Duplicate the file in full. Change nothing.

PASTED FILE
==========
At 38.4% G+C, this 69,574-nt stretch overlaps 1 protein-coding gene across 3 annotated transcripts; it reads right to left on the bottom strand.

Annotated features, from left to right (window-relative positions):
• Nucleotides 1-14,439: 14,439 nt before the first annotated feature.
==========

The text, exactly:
At 38.4% G+C, this 69,574-nt stretch overlaps 1 protein-coding gene across 3 annotated transcripts; it reads right to left on the bottom strand.

Annotated features, from left to right (window-relative positions):
• Nucleotides 1-14,439: 14,439 nt before the first annotated feature.